Those cases are very similar to the case discussed above (in "Low-powered devices"), only with the Sec-CH-UA-Platform and Sec-CH-UA-Platform-Version hints.

OS integration

Similarly, some sites would want to change links to OS specific ones (e.g. Android intent links). While, again, progressive enhancement can be used to modify those links using script, rather than bake them into the HTML, some sites may prefer server-side adaptation.

Again, like the "OS specific styles" case, they'd need to use the Sec-CH-UA-Platform and Sec-CH-UA-Platform-Version hints to do so.

Browser and OS specific experiments

Some servers may like to limit their multi variant experimentation to specific browsers, specific platforms or specific versions of any of the above. For experiments that are limited to browser and version, those sites can use the Sec-CH-UA values sent by default on requests. If they require the platform and its version, they could use the default Sec-CH-UA-Platform hint but would have to request the Sec-CH-UA-Platform-Version hint, or use client-side scripts to control the experimentation.

User login notification

Many sites, especially security sensitive ones, like to notify their users when a log-in from a new device happens. That enables users to be aware of those logins, and take action in case it's not a login that's done by them or on their behalf.

For those notifications to be meaningful, sites need to recognize and communicate the commercial brand of the browser to the user. These messages often also include the platform and its version in order to make sure the user knows which device is in question.

Since such messaging doesn't require any server-side adaptation, it's better for this case to use the userAgentData.getHighEntropyData() method in order to retrieve the required information.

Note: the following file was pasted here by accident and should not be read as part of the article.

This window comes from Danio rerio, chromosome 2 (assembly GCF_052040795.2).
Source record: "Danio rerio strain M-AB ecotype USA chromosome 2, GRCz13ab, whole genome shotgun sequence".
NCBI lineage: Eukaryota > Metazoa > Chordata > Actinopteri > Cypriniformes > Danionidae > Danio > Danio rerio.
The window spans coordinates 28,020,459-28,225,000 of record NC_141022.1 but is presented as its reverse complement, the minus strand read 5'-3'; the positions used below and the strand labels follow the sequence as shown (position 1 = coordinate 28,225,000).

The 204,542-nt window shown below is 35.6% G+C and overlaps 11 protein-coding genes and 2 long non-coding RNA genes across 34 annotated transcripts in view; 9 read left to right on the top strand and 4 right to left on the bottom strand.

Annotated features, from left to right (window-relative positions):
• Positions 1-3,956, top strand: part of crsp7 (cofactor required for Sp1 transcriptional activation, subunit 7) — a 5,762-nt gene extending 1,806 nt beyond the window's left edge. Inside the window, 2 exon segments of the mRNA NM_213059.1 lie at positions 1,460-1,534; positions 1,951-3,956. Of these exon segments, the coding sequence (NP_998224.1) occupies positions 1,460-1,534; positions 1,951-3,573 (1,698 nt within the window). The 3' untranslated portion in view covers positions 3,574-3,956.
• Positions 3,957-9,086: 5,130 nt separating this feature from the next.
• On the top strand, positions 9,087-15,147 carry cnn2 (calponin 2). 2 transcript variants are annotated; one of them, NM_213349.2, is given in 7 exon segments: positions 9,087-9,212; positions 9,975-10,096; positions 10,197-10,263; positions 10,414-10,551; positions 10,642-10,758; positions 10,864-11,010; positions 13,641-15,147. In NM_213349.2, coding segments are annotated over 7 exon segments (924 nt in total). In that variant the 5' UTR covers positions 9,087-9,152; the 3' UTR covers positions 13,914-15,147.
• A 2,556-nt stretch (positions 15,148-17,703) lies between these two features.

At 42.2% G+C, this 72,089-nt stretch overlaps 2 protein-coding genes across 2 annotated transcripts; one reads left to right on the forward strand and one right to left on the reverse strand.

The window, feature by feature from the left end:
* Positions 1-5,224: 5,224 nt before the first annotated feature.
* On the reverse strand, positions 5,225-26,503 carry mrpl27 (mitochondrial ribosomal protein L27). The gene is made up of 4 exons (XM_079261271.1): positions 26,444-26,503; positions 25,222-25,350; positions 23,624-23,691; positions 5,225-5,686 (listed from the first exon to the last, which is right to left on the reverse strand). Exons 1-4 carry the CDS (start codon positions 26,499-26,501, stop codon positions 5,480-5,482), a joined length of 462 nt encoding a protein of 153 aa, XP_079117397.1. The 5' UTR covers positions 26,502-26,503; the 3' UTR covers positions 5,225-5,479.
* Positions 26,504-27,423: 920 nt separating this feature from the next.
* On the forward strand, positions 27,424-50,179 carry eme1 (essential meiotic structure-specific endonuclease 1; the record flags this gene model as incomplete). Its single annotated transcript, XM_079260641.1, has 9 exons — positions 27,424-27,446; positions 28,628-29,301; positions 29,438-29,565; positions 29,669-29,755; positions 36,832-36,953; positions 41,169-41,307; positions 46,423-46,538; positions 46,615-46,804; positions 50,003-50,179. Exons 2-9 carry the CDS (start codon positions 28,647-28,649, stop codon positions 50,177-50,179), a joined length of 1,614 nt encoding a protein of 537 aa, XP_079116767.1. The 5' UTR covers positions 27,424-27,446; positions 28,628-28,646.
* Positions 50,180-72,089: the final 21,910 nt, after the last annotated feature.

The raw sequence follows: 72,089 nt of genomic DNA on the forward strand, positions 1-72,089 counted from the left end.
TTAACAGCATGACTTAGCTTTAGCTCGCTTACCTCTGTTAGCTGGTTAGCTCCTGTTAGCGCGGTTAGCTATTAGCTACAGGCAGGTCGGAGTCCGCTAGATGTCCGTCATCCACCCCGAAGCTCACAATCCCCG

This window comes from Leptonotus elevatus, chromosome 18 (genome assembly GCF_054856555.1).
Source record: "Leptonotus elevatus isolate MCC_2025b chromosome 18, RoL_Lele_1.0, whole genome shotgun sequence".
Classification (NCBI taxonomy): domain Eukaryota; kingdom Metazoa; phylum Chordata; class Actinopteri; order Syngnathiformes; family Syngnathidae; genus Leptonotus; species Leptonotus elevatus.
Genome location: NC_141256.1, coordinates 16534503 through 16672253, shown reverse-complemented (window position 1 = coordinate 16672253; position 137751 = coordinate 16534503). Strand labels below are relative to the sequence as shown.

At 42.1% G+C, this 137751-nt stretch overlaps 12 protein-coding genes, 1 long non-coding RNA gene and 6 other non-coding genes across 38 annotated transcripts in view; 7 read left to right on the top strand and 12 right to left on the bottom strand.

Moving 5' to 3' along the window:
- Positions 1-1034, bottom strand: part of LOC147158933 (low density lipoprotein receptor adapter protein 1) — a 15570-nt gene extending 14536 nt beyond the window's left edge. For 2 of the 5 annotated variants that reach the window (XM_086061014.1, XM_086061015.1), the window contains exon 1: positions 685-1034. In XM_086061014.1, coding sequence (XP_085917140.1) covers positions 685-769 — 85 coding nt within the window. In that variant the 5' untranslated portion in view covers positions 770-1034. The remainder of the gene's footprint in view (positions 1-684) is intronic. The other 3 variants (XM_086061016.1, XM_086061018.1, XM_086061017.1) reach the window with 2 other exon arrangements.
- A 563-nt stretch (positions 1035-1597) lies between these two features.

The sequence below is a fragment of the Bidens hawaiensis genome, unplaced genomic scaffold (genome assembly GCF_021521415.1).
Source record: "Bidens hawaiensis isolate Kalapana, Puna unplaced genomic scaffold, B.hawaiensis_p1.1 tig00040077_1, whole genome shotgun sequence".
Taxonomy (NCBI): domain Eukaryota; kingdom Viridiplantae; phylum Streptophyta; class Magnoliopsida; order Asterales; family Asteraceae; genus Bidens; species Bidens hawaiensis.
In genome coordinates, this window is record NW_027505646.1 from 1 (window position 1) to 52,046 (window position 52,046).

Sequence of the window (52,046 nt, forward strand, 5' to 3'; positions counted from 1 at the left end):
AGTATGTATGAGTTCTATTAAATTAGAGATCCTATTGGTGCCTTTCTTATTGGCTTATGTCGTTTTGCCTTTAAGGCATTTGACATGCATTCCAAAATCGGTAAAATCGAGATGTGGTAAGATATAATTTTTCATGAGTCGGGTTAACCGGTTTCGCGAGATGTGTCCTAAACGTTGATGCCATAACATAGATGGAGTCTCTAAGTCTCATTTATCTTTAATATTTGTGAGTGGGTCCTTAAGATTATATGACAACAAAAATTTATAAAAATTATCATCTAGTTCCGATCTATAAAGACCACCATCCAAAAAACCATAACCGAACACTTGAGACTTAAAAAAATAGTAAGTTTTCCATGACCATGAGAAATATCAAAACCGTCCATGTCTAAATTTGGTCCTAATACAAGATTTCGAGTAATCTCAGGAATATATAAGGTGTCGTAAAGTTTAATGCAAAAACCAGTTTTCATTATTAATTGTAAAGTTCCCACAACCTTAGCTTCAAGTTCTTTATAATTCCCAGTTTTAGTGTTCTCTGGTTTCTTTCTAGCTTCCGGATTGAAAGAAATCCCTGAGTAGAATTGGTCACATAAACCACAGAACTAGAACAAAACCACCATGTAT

Download of appropriate binary executables

Some sites are used to download binary executables of native applications, and need to be able to propose the right binary to the user by default. The right binary executable for the current user depends on a few factors: their operating system, its version, its bitness, as well as their CPU architecture.

In order to tackle that use case, download sites can opt-in to receive the Sec-CH-UA-Platform, Sec-CH-UA-Platform-Version, Sec-CH-UA-Architecture, and Sec-CH-UA-Bitness hints (or query them through the API), in order to ensure the right binary is offered to the user by default.

Conversion modeling

Some machine learning models use various details from the User-Agent string in order to estimate various things about users of those user agents. Similar modeling would still be possible, but will require explicit opt-in to collect the required bits of information.

Vulnerability filtering

In some environments, proxy servers may be used to verify that the different users accessing information are not doing so from obsolete devices that are potentially vulnerable to security issues. While the browser and version information available from Sec-CH-UA can provide some information, the browser and OS full version are often useful for that kind of analysis.

Such proxies would have to add a redirect step, or use one of the two Client Hint reliability mechanisms that opts-in to getting the browser full version and the platform version in order to continue to get access to those hints.

Logs and debugging